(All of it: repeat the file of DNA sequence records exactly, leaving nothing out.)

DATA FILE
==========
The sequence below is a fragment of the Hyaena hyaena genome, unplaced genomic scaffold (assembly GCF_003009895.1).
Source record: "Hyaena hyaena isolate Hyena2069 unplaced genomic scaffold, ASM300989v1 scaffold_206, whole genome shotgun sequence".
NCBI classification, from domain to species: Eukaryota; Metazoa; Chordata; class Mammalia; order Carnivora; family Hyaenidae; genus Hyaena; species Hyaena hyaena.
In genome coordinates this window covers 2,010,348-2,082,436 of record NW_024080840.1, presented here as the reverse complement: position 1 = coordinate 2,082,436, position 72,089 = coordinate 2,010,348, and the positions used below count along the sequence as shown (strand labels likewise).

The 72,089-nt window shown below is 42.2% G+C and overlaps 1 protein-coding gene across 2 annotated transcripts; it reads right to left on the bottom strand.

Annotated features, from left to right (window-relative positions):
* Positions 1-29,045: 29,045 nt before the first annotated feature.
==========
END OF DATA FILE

The sequence below is a fragment of the Hyaena hyaena genome, unplaced genomic scaffold (assembly GCF_003009895.1).
Source record: "Hyaena hyaena isolate Hyena2069 unplaced genomic scaffold, ASM300989v1 scaffold_206, whole genome shotgun sequence".
NCBI classification, from domain to species: Eukaryota; Metazoa; Chordata; class Mammalia; order Carnivora; family Hyaenidae; genus Hyaena; species Hyaena hyaena.
In genome coordinates this window covers 2,010,348-2,082,436 of record NW_024080840.1, presented here as the reverse complement: position 1 = coordinate 2,082,436, position 72,089 = coordinate 2,010,348, and the positions used below count along the sequence as shown (strand labels likewise).

The 72,089-nt window shown below is 42.2% G+C and overlaps 1 protein-coding gene across 2 annotated transcripts; it reads right to left on the bottom strand.

Annotated features, from left to right (window-relative positions):
* Positions 1-29,045: 29,045 nt before the first annotated feature.